5) 10% Quality of research paper, performance paper, or oral presentation accompanied by outline and sources;
6) 20% Quality of final concert performance and final script-book;
7) 10% Comprehensive take-home final examination.  

*All students are expected to give advance notification of illness or other reasons for absence by e-mail me or by telephone. Class members are allowed two absences without loss of daily attendance points, but participation points are lost for each absence.   If there is something that will occasionally or regularly prevent your timely arrival to class, please let me know in advance. 

Late Submission of Course Materials:

The following policy on late work is new this semester.  It will be strictly enforced.
Late Written Work
1.  Late written work (study guides, on-line discussion responses, major paper/project) will not be accepted for full credit but will receive a 10 percent reduction for every class period the assignment is late. 
2.  Written work that is more than two weeks late will not be accepted and the student will receive a zero for the assignment. 
3.    You may submit written work in one of three ways:
         b) eCompanion Drop Box;
         c) hard copy presented to me at the beginning of class on or before the due date for full credit, or within two weeks of the due date.  
Late Performances
1.  Students who miss a scheduled performance with advance notice to me or because of an emergency will be given the opportunity to perform their selection for full credit upon their return to class, provided we are still on that particular unit.  In the alternative, the student will make an appointment to perform the piece for me outside of class, again for full credit.
2.  Students who fail to attend class on the day of a scheduled performance will be given the opportunity to present their reading upon return to class, but for a 25% reduction in grade for each class period it is late. 
3.  If a student fails to complete the required performance within a week of its original due date, he or she will receive a zero on the assignment.    

Classroom Rules of Conduct:

1.  Students will participate as fully as possible in all physical activities and will advise me of any reason they unable to participate fully.
2.  Students are expected to be supportive of one another. Audience response is crucial to this art-form and your full attention should be directed to your peers who are performing. No texting, talking or whispering is allowed during performances.
3.  You may make notes that pertain to the performance you are watching, but may not complete any other written work during Th105.
4.  Students are not to enter or exit the classroom during a performance.
5.  Please do not chew gum in class. 
6.  Cell phones should be turned off during class. 
7.  On performance days, please do not wear a hat that will cast a shadow on, or otherwise obscure your face. 
8.  See Park University catalog for further information regarding appropriate student conduct

Course Topic/Dates/Assignments:

Students will receive a copy of the Topics, Assignments, and Due Dates on a separate page. This schedule is tentative, and will be subject to revision periodically according to the needs of the class. A current copy will always be available under Course Home on the eCompanion.
Students will receive a copy of the Core Assessment Rubric as a separate page.  A copy will also be available under Course Home on the eCompanion.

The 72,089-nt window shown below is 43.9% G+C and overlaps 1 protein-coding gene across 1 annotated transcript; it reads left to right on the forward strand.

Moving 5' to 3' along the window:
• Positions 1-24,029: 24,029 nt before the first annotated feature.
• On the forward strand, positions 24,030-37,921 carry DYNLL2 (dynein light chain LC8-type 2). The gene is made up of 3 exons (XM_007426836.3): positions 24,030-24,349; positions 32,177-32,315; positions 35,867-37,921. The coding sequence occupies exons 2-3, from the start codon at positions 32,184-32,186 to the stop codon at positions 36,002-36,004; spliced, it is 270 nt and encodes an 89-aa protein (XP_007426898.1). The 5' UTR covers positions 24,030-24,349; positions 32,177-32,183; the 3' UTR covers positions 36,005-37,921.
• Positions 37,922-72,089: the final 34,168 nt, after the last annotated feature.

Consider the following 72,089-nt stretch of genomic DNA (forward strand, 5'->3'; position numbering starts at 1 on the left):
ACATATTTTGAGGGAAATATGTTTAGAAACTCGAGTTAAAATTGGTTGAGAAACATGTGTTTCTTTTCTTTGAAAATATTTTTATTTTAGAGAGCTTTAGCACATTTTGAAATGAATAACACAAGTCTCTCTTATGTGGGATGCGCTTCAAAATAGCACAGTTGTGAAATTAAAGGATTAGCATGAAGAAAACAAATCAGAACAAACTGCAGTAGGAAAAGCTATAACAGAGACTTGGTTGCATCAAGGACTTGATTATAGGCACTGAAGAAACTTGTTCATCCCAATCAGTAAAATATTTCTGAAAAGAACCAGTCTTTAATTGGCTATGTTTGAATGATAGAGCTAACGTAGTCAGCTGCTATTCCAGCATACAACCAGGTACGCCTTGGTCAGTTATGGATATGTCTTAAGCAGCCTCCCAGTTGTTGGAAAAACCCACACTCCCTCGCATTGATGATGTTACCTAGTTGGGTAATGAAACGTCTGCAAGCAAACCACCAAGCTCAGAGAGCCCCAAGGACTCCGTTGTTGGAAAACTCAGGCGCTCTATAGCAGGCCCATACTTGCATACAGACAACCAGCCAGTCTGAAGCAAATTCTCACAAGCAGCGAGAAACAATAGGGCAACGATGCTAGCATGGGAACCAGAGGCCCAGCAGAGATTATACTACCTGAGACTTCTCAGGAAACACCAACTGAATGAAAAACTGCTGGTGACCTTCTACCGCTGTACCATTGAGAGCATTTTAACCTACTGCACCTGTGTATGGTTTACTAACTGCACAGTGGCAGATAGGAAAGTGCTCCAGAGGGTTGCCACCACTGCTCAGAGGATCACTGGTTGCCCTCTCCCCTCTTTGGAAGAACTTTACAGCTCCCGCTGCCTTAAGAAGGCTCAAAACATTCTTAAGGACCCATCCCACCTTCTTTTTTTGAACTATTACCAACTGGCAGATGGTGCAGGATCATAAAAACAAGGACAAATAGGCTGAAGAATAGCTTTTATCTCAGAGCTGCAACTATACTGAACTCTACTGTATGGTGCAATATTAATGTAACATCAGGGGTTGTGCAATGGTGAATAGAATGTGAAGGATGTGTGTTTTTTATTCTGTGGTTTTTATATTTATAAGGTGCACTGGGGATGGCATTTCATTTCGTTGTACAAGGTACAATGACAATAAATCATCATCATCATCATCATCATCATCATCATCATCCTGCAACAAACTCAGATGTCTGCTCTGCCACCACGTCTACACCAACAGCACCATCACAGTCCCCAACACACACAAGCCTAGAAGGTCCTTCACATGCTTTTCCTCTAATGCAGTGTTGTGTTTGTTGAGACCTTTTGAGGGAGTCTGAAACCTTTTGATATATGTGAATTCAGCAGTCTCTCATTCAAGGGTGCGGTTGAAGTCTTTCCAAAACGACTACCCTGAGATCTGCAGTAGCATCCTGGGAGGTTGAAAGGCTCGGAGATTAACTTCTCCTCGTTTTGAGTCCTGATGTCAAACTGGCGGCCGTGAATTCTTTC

Academic Honesty:
Academic integrity is the foundation of the academic community. Because each student has the primary responsibility for being academically honest, students are advised to read and understand all sections of this policy relating to standards of conduct and academic life.   Park University 2007-2008 Undergraduate Catalog Page 85-86

Plagiarism involves the use of quotations without quotation marks, the use of quotations without indication of the source, the use of another's idea without acknowledging the source, the submission of a paper, laboratory report, project, or class assignment (any portion of such) prepared by another person, or incorrect paraphrasing. Park University 2007-2008 Undergraduate Catalog Page 85

Attendance Policy:
Instructors are required to maintain attendance records and to report absences via the online attendance reporting system.

  1. The instructor may excuse absences for valid reasons, but missed work must be made up within the semester/term of enrollment.
  2. Work missed through unexcused absences must also be made up within the semester/term of enrollment.
  3. Work missed through unexcused absences must also be made up within the semester/term of enrollment, but unexcused absences may carry further penalties.
  4. In the event of two consecutive weeks of unexcused absences in a semester/term of enrollment, the student will be administratively withdrawn, resulting in a grade of "F".
  5. A "Contract for Incomplete" will not be issued to a student who has unexcused or excessive absences recorded for a course.
  6. Students receiving Military Tuition Assistance or Veterans Administration educational benefits must not exceed three unexcused absences in the semester/term of enrollment. Excessive absences will be reported to the appropriate agency and may result in a monetary penalty to the student.
  7. Report of a "F" grade (attendance or academic) resulting from excessive absence for those students who are receiving financial assistance from agencies not mentioned in item 5 above will be reported to the appropriate agency.

Park University 2007-2008 Undergraduate Catalog Page 87-88

Disability Guidelines:
Park University is committed to meeting the needs of all students that meet the criteria for special assistance. These guidelines are designed to supply directions to students concerning the information necessary to accomplish this goal. It is Park University's policy to comply fully with federal and state law, including Section 504 of the Rehabilitation Act of 1973 and the Americans with Disabilities Act of 1990, regarding students with disabilities. In the case of any inconsistency between these guidelines and federal and/or state law, the provisions of the law will apply. Additional information concerning Park University's policies and procedures related to disability can be found on the Park University web page: .

Additional Information:

See "Schedule of Assignments and Due Dates" under Course Home on the eCompanion.

See "Core Assessment Rubric" under Course Home on the eCompanion.


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Last Updated:5/12/2008 4:31:35 PM